Veriagsgeseiischaft mbH, W-6940 Wemheim, 1992
0570-0833/92/0808-1011~
3.50+.25/0
1011
9
try and prevent layered structures from forming. Such aggregates may represent the structures of amorphous iron oxides
which are present in ferritin and a prerequisite for subsequent nucleation and crystal
The largest ironoxygen aggregates crystallized to date are 10 and 11
(H,heidi = N(CH,COOH),(CH,CH,OH)).rl
They are excellent models for the incipient stages of the biomineralization of layered iron oxides. The Fe,O,,, cores are clearly
10
11
1012
0 VCH
Verlagsgesellschaft mbH, W-6940 Weinheim, 1992
fragments of the layered AX, structural type and are surrounded by less highly structured shells made up of eight and
ten iron atoms capped and bridged by the tetradentate ligand
heidi.
These synthetic models shed light on two basic aggregation processes : the formation of soluble aggregates with high
nuclearity related to well-defined polyoxometalates of the
early transition metals, and the formation of insoluble layered minerals such as goethite. They lay the groundwork for
the synthesis of models of technologically important iron(r1)
oxides112a1
and the mixed-valence mineral magnetite, which
has recently been synthesized in ferritin.['2b1
German version: Angew,. Chem. 1992, 104, 1036
[l] Biomineralization: Chemical and Biochemical Perspectives (Eds.: E. S.
Mann, J. Webb, R. J. P. Williams), VCH, Weinheim, 1989, Chap. 9and 10.
121 a) T. G. Spiro, S. E. Allerton, J. Renner, A.Terzis, R. Bils, P. Saltmann, J.
A m Chem. SOC.1966,88,2721-2726; b) S. E. Allerton, J. Renner, S. Colt,
P. Saltman, ibid. 1966, 88, 3147-3148.
[3] a) K. S. Murray, Coord. Chem. Rev. 1974 i 2 , l ; b) D. M. Kurtz, Jr., Chem.
Rev. 1990, 90, 585-606.
[41 a) S. J. Lippard, Angew. Chem. 1988,100,353-371; Angew. Chem. Inl. Ed.
Engl. 1988,27,344-361; b) J. B. Vincent, G. L. Olivier-Lilley, B. A. Averill, Chem. Rev. 1990, 90, 1447-1467.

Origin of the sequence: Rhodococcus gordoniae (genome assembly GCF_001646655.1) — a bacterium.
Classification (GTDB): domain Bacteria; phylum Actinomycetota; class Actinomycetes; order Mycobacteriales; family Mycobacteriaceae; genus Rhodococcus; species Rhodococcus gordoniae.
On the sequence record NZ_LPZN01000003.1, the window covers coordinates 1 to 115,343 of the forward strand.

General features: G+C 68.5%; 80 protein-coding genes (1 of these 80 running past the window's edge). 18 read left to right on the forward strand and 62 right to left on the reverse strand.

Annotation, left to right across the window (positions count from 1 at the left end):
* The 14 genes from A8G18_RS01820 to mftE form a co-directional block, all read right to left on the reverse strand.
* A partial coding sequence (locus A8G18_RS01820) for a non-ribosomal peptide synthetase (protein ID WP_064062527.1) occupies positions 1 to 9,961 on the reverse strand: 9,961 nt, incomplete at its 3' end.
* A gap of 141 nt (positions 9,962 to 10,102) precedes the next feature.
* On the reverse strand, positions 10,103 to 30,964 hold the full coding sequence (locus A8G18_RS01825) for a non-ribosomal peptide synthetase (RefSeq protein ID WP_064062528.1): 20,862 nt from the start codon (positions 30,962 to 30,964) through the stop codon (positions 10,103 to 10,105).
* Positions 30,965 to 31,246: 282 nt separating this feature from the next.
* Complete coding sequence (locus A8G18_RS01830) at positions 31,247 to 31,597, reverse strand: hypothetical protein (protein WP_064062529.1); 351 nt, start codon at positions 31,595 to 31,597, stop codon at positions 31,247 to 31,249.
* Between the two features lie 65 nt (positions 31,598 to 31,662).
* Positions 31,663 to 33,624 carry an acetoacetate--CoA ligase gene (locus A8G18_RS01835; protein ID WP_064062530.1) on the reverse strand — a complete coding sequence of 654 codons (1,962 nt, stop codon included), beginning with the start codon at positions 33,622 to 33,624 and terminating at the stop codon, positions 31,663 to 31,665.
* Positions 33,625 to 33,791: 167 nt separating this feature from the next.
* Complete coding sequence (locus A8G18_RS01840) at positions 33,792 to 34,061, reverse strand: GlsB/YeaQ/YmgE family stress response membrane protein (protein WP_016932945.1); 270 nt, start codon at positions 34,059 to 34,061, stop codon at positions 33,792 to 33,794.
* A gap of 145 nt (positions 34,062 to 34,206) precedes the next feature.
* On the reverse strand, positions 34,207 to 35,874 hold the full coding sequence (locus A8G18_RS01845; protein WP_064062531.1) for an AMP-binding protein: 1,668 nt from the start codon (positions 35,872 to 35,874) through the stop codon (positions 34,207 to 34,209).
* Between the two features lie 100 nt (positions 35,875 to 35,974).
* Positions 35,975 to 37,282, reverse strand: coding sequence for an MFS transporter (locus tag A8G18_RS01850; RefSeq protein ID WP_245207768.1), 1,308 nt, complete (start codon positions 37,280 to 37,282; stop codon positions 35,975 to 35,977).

[5] [Fe,O,(OH)(tren),l'+: K. S. Hagen, V. S. Nair, unpublished.
[6] Examples: [Fe,L,O,(OH),],
L = 2-hydroxy-S-methyl-l,3-~yIylenediaminetetraacetate: a) B. P. Murch, P. D. Boyle, L. Que, Jr., J. Am. Chem.
Suc. 1985, 107, 6728; b) B. P. Murch, F. C. Bradley, P. D. Boyle, V. Papaefthymiou, L. Que, Jr. ibid. 1987, 109, 7993-8003; c) [Fe,O,(OH),(tacn),14' : from [Fe(tacn)CI,]: S.Drueke, K. Wieghardt, B. Nuber, J.
Weiss, E. L. Bominaar, A. Sawaryn, H. Winkler, A. X. Trautwein, Znorg.
Chem. 1989, 28, 4477-4483; from [Fe(tacn)J'+: K. S. Hagen, unpublished .
[7] a) [Fe,(ta~n),(~~-0),(1(,-0H),,1~'
: K. Wieghardt, K. Pohl, 1. Jibril, G.
Huttner, Angew. Chem. 1984, 96, 66-67; Angew. Chem. Int. Ed. Engl.
1984, 23, 77-78. b) [Fe,0,(0,CMe),(tren),16t and [Fe,O,(OMe),,(tren),]": K . S. Hagen, V. S . Nair, Inorg. Chem., submitted.
[8] a) [Fe,0((OCH,),CCH,),]2- : K. Hegetschweiler, H. Schmalle, H. M.
Streit, W. Schneider, Inorg. Chem. 1990, 29, 3625-3627; b) [Fe,O(OCH,),,]'- : K. Hegetschweiler, H. Schmalle, H. M. Streit, V. Gramlich,
H.-U. Hund, I. Erni, ibid. 1992, 31, 1299-1302.
[9] Reviews: a) M. T. Pope, Heteropoly and Isopob Oxometalates, Springer,
New York, 1983; b) V. W Day, W G. Klemperer, Science 1985,228, 533541; c) M. T. Pope, A. Miiller, Angewj. Chenz. 1991, 103, 56-70; Angew.
Chem. In!. Ed. Engl. 1991, 30, 34-48.
[lo] a) Biomineralization: Chemical and Biochemical Perspectives (Eds.: S.
Mann, J. Webb, R. J. P. Williams), VCH, Weinheim, 1989., b) L. Addadi,
S. Weiner, Angew. Chem. 1992,104,159-176; Angew. Chem. Int. Ed. Engl.
1992,31, 153-169.
[11] S. L. Heath, A. K. Powell, Angew. Chem. 1992, 104, 191-192; Angew,.
Chem. Inl. Ed. Engl. 1992, 31,191-193.
1121 a) R. F. Ziolo, E. P. Giannelis, B. A. Weinstein, M. P. O'Horo, B. N.
Ganguly, V. Mehrotra, M. W Russell, D. R. Huffman, Science 1992, 257,
219-223; b) E C. Meldrum, B. R. Heywood, S. Mann, ibid. 1992, 257,
522-523.
0570-0833/92/0808-10f2S3.50-t ,2510
Angew. Chem. Int. Ed. Engl. 1992, 31, N o . 8